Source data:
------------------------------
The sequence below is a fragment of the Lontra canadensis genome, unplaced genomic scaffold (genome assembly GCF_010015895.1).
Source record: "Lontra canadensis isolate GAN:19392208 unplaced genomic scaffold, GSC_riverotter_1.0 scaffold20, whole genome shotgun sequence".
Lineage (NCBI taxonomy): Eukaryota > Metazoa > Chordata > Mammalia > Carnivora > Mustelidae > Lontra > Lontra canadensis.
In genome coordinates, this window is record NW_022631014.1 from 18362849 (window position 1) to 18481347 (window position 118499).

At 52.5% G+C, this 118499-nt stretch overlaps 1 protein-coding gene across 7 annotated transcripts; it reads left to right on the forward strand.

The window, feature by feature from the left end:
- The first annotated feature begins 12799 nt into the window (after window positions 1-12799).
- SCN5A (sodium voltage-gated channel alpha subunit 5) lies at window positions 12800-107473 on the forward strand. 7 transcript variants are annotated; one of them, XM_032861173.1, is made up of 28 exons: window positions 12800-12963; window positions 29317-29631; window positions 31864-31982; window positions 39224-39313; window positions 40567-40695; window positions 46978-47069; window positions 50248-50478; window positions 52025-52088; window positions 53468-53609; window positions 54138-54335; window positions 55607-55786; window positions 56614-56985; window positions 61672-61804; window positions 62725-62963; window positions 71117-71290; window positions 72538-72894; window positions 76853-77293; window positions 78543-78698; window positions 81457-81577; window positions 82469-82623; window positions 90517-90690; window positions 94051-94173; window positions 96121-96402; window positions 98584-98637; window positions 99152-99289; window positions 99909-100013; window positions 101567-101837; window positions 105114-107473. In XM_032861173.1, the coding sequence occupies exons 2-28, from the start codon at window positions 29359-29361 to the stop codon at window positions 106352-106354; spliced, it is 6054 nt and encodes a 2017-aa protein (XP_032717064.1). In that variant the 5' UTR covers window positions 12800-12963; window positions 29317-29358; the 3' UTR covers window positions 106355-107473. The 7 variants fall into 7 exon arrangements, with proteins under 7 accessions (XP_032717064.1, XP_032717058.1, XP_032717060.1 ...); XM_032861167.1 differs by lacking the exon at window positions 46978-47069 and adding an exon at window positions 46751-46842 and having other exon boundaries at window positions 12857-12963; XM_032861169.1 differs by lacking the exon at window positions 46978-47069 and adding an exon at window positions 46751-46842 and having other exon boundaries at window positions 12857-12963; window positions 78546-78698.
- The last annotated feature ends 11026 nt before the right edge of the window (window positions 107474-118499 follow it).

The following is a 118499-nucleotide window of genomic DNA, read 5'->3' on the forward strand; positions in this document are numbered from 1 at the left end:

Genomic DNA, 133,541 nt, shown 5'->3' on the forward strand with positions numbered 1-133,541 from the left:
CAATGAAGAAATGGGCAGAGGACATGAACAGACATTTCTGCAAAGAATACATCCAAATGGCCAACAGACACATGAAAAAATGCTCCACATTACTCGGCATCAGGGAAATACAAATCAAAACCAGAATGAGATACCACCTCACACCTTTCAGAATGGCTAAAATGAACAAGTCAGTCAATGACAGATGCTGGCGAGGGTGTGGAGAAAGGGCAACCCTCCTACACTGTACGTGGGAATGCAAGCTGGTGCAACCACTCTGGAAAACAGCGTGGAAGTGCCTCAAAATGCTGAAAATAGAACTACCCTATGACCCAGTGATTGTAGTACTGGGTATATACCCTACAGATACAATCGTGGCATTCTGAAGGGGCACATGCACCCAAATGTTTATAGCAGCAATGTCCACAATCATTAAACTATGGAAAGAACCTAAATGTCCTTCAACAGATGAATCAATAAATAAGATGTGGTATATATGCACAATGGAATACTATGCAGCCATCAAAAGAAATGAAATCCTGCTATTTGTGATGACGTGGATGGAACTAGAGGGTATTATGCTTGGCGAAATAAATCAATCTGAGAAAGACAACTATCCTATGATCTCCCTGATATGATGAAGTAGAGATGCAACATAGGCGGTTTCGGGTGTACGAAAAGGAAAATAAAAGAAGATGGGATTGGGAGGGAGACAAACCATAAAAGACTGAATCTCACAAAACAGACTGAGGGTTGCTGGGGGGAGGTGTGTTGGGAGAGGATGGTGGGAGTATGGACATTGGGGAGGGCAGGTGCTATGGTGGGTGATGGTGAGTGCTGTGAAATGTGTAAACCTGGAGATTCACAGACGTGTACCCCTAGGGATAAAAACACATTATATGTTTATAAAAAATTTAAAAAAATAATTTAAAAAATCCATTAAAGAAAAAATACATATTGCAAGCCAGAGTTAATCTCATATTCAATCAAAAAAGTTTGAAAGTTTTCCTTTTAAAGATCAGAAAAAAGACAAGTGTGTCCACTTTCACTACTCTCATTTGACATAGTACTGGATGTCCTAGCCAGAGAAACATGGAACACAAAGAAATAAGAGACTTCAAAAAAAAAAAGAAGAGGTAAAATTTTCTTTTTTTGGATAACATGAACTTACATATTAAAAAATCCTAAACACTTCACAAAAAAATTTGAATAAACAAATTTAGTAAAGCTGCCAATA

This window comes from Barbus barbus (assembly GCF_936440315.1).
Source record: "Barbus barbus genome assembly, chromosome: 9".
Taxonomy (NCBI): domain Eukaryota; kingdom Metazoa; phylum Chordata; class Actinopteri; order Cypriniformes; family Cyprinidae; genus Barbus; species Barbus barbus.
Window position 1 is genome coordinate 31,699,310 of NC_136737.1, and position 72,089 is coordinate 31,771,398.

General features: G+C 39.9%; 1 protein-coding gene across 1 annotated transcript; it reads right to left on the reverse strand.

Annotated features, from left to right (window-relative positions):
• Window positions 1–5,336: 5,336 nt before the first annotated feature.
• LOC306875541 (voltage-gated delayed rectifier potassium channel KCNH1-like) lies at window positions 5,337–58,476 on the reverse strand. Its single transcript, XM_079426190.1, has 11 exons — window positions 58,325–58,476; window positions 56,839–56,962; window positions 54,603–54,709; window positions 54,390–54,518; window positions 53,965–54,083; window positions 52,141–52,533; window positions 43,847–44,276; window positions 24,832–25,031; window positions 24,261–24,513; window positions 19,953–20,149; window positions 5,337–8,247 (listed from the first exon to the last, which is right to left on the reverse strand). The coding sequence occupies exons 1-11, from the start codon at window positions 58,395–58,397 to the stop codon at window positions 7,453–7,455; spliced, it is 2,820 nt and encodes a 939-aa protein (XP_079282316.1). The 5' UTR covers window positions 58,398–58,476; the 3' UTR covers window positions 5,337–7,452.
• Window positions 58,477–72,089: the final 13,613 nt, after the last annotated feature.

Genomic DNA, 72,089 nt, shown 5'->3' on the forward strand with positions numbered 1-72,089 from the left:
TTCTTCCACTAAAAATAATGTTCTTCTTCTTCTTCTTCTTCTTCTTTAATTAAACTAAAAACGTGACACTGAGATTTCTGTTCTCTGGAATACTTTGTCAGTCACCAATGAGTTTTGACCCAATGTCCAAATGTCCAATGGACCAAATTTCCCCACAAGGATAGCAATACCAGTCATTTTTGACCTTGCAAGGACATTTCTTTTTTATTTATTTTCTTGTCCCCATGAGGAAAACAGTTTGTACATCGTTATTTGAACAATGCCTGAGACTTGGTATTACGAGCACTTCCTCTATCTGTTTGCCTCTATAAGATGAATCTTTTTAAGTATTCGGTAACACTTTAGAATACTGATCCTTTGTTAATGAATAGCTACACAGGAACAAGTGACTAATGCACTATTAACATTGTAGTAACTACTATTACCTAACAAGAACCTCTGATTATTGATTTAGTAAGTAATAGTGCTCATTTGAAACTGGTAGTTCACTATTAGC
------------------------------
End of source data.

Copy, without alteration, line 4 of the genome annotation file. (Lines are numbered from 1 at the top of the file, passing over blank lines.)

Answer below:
In genome coordinates, this window is record NW_022631014.1 from 18362849 (window position 1) to 18481347 (window position 118499).